With Texas hard-pressed to find a starting quarterback and team leader and game manager and the next Colt McCoy preferably all wrapped into one person, Charlie Strong promised an intense quarterback battle this month.
And why wouldn’t he?
Last year’s starter, David Ash, played one game before concussions ended his career. His replacement, Tyrone Swoopes, started the next 12, won just five and lost seven. He played miserably in the last two against TCU and Arkansas. He led an offense ranked 110th in the nation.
To make matters worse, he finished the season ranked 10th in the 10-team Big 12 with 185 passing yards a game, 36 yards behind the guy ranked ninth. In pass efficiency, he didn’t even make the league’s top 10. Baylor and Texas Tech each had two quarterbacks in the top seven. Is he Tyrone Oops or a reliable, emerging quarterback with 19 games of experience?
So, Strong predictably said the job was open. And I presume it was.
Best I can tell, the competition has already ended.
Tyrone Swoopes is your starting quarterback.
That’s not etched in stone. Neither Strong nor quarterbacks coach Shawn Watson has come out and said so. And backup Jerrod Heard hasn’t issued a concession speech. Now things can change, especially at such a critical position when the hard scrimmages take place.
But the gut feeling here is Swoopes will take the first snap in South Bend on Sept. 5 and most of the other snaps as well. Heard will play, I’m guessing a couple series here and there, but it sure seems like the job belongs to Swoopes. If Swoopes struggles against the Irish, the door opens for Heard.
At first blush following the spring game, Strong conceded he’d be nervous starting a redshirt freshman quarterback against a Top 25 Notre Dame team, although he later backed off that comment. And it makes perfect sense to suggest a full-scale competition because the best guy should start and because announcing Swoopes as a starter this soon might incite a revolt as well as deflate Heard.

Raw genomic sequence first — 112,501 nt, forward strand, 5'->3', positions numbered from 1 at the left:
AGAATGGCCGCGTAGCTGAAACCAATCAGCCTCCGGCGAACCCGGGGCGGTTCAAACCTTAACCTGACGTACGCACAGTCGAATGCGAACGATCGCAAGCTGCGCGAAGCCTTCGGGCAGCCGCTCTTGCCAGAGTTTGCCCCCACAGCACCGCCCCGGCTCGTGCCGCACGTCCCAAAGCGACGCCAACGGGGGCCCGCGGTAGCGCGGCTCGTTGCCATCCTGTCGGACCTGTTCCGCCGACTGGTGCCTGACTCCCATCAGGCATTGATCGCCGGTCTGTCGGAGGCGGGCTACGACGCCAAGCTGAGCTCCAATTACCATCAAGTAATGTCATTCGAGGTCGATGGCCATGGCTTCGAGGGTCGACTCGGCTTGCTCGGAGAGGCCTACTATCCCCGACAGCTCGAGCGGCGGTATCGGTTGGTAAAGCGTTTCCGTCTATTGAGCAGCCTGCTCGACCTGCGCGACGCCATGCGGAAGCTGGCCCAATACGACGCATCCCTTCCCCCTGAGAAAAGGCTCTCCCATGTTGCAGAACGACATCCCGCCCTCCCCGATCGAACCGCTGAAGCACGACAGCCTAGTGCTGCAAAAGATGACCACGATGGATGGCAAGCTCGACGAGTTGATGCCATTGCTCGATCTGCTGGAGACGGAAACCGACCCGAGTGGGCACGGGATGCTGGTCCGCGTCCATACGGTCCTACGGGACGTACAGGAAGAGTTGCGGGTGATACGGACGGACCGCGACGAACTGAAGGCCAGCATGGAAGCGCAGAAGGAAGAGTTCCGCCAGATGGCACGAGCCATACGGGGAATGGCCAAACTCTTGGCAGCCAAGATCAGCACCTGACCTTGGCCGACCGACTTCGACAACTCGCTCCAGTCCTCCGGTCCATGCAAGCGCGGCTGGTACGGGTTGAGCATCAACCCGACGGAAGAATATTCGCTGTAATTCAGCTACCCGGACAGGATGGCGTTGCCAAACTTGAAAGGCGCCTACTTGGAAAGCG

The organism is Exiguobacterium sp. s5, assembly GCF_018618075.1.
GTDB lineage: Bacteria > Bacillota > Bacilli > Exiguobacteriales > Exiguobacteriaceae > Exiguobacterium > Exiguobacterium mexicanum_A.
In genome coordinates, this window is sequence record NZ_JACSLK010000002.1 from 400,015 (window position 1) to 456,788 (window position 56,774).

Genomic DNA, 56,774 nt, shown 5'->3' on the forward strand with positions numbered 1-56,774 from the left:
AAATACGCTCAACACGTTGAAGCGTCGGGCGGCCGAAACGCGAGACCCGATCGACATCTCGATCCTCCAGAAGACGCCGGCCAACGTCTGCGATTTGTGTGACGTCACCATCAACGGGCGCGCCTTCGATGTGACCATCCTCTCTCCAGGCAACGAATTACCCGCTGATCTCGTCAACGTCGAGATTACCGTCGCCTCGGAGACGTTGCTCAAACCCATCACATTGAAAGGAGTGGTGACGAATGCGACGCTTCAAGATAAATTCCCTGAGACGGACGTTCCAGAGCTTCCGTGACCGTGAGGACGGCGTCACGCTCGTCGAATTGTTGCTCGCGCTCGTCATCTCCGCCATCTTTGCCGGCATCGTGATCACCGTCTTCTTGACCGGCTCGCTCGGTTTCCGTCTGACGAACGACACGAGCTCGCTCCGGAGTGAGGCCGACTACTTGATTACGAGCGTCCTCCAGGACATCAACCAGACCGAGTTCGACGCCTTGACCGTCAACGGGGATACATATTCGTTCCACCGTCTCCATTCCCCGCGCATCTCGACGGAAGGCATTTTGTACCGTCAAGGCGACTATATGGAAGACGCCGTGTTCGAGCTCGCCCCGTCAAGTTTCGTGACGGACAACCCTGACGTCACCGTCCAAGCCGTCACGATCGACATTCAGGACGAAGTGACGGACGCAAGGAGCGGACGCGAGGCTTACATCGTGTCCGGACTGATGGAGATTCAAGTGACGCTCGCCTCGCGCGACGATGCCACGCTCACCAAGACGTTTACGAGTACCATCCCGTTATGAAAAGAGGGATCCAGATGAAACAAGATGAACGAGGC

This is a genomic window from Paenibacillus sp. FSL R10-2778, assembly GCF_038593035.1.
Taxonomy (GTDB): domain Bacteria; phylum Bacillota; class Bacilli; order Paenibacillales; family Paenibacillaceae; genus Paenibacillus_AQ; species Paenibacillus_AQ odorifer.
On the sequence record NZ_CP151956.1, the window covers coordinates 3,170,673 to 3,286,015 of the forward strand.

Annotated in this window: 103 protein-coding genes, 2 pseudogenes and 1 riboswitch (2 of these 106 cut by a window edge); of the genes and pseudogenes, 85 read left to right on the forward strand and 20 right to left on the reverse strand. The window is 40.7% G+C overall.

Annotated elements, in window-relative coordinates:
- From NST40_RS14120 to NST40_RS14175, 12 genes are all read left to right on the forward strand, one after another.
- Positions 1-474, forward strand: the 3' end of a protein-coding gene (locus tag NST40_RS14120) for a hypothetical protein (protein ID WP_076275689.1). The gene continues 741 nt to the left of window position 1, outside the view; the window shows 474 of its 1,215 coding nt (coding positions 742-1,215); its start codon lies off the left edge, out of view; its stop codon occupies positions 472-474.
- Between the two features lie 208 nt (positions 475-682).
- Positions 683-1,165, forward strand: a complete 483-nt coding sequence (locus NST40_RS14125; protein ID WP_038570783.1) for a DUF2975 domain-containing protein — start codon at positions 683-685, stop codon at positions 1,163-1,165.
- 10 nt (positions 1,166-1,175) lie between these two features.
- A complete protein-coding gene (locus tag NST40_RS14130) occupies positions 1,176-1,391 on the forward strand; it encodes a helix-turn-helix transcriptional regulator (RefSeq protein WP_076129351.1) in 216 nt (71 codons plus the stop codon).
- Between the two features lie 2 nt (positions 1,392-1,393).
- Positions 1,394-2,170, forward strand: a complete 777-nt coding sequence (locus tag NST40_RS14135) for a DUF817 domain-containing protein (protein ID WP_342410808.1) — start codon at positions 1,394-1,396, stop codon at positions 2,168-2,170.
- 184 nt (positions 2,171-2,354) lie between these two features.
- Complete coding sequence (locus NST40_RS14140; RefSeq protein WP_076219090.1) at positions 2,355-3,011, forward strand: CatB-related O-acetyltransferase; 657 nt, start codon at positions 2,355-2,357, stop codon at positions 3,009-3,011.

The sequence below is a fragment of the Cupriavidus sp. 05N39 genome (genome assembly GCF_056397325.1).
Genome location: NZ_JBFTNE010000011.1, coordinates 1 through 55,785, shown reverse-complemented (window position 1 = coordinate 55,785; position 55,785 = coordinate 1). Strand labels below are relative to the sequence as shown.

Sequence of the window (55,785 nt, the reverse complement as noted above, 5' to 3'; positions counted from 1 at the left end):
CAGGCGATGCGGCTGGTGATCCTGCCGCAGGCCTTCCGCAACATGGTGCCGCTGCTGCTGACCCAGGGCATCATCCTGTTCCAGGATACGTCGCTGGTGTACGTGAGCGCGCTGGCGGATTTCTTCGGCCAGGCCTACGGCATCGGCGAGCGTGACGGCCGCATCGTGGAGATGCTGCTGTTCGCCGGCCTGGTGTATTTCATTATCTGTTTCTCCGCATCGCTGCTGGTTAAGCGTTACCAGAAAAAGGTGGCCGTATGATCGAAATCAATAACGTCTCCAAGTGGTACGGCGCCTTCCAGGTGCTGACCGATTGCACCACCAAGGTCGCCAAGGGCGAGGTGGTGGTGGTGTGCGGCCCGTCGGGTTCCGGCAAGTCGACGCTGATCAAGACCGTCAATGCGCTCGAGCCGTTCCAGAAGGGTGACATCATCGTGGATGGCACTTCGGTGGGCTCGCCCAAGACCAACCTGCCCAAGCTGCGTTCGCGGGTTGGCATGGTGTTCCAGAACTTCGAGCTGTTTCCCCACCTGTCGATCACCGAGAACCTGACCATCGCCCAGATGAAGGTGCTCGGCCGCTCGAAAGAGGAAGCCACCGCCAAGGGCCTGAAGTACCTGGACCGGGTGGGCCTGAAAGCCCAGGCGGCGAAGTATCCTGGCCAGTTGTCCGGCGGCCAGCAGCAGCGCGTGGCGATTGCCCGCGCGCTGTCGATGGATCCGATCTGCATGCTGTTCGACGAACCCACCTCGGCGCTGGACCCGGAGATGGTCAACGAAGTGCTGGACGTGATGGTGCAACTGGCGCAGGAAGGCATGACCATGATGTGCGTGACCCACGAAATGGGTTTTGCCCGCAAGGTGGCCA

Swoopes looks better so far. Granted, he’s three practices into workouts, and the bullets aren’t live. But he’s been through the fires, he’s survived and so what if he’s a yes-sir, no-sir kind of young man. At least, he’s not working on his rapper career.
When Swoopes was asked if it bothered him that he still hasn’t won the job despite 12 starts, he didn’t bristle. He didn’t flinch.
“It doesn’t bother me,” Swoopes said. “I don’t have a problem with competition. I think it’s fun.”
I just don’t sense that the coaching staff trusts Heard yet. He doesn’t wow you in practice.
Maybe he’ll be the biggest gamer since James Brown led Texas to the first Big 12 title with the milestone upset of Nebraska. But Heard looks like a change-of-pace replacement who still lacks game reps – he has none – although he’s clearly the better runner, better athlete and played in a high school offense at Denton Guyer that he said is “very similar” to the new Longhorn attack.
In the two Longhorn practices open to the media and to about 2,000 fans at Royal-Memorial
Stadium on Sunday, Heard never took a rep with the first-team offense. Strong shrugged it off following a lively, intense, 2½-hour workout on a sweltering day and said, ”We’re alternating the quarterbacks. (Heard’s) working with everyone.”
Maybe so, but it doesn’t appear that way. It seems obvious that Swoopes is the guy.
He looks the part, but always has.
Swoopes is strong at 244 pounds, although defensive coordinator Vance Bedford said Thursday that he’s told the contact-shy Swoopes,”You’re big. Go play that way. When you run downhill, there’s not a defensive back who’s going to want to hit you.”
He’s comfortable in the new up-tempo offense that at times Sunday was rattling off plays with even 31 seconds remaining on the 40-second play clock.
Swoopes even has some swagger that has always been missing from a guy built like a redwood. After all, he’s shown flashes of being good against UCLA, Oklahoma, Oklahoma State and Iowa State, but only flashes.
Swoopes, who could probably win the Mr. Congeniality Award in the locker room, is nice. When asked on Thursday if he were too nice for the position, Swoopes nicely replied,”Some people might think I am. I don’t.”
Who cares how nice he is, so long as he crosses the goal line with regularity and severely limits the turnovers that plagued him last year in a 6-7 season?
Strong all but hinted at the “open competition” after Friday’s first practice. One must get the job done if Texas is to make any progress.
On when he expects a quarterback to distance himself in the competition: “You just keep watching them. It won’t be hard.
“It won’t be as tough of a decision as you think it will be.”
Maybe because it’s already been made.
Contact Kirk Bohls at 512-445-3772.